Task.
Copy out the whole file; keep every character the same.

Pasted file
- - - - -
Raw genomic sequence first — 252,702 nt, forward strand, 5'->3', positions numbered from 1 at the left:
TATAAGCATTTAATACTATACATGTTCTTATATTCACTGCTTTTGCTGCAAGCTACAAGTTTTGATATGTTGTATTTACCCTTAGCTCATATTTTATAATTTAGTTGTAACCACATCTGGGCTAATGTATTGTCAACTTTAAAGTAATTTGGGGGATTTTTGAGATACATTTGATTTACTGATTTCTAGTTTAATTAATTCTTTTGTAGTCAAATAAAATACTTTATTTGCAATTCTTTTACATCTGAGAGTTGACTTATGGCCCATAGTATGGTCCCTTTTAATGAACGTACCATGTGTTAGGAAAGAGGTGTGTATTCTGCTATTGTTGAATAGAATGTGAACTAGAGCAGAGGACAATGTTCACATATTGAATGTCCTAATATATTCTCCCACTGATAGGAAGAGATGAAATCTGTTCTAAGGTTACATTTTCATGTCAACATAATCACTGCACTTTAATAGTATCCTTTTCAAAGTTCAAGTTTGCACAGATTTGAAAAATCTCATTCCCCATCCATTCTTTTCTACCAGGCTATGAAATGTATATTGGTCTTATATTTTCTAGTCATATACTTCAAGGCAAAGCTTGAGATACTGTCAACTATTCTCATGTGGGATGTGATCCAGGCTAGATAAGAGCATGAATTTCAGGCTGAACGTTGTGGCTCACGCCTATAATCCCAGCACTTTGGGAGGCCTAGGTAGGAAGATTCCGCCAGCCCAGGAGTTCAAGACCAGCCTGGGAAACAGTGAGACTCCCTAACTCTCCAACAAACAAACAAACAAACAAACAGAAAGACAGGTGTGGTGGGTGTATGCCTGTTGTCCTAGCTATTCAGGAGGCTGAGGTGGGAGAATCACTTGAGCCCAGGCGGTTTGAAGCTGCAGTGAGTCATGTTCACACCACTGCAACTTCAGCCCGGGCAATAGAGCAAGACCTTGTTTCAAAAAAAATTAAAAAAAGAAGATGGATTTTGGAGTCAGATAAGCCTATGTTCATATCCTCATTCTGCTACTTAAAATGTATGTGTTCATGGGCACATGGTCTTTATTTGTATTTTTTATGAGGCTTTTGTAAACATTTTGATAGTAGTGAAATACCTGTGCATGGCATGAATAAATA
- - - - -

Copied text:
Raw genomic sequence first — 252,702 nt, forward strand, 5'->3', positions numbered from 1 at the left:
TATAAGCATTTAATACTATACATGTTCTTATATTCACTGCTTTTGCTGCAAGCTACAAGTTTTGATATGTTGTATTTACCCTTAGCTCATATTTTATAATTTAGTTGTAACCACATCTGGGCTAATGTATTGTCAACTTTAAAGTAATTTGGGGGATTTTTGAGATACATTTGATTTACTGATTTCTAGTTTAATTAATTCTTTTGTAGTCAAATAAAATACTTTATTTGCAATTCTTTTACATCTGAGAGTTGACTTATGGCCCATAGTATGGTCCCTTTTAATGAACGTACCATGTGTTAGGAAAGAGGTGTGTATTCTGCTATTGTTGAATAGAATGTGAACTAGAGCAGAGGACAATGTTCACATATTGAATGTCCTAATATATTCTCCCACTGATAGGAAGAGATGAAATCTGTTCTAAGGTTACATTTTCATGTCAACATAATCACTGCACTTTAATAGTATCCTTTTCAAAGTTCAAGTTTGCACAGATTTGAAAAATCTCATTCCCCATCCATTCTTTTCTACCAGGCTATGAAATGTATATTGGTCTTATATTTTCTAGTCATATACTTCAAGGCAAAGCTTGAGATACTGTCAACTATTCTCATGTGGGATGTGATCCAGGCTAGATAAGAGCATGAATTTCAGGCTGAACGTTGTGGCTCACGCCTATAATCCCAGCACTTTGGGAGGCCTAGGTAGGAAGATTCCGCCAGCCCAGGAGTTCAAGACCAGCCTGGGAAACAGTGAGACTCCCTAACTCTCCAACAAACAAACAAACAAACAAACAGAAAGACAGGTGTGGTGGGTGTATGCCTGTTGTCCTAGCTATTCAGGAGGCTGAGGTGGGAGAATCACTTGAGCCCAGGCGGTTTGAAGCTGCAGTGAGTCATGTTCACACCACTGCAACTTCAGCCCGGGCAATAGAGCAAGACCTTGTTTCAAAAAAAATTAAAAAAAGAAGATGGATTTTGGAGTCAGATAAGCCTATGTTCATATCCTCATTCTGCTACTTAAAATGTATGTGTTCATGGGCACATGGTCTTTATTTGTATTTTTTATGAGGCTTTTGTAAACATTTTGATAGTAGTGAAATACCTGTGCATGGCATGAATAAATA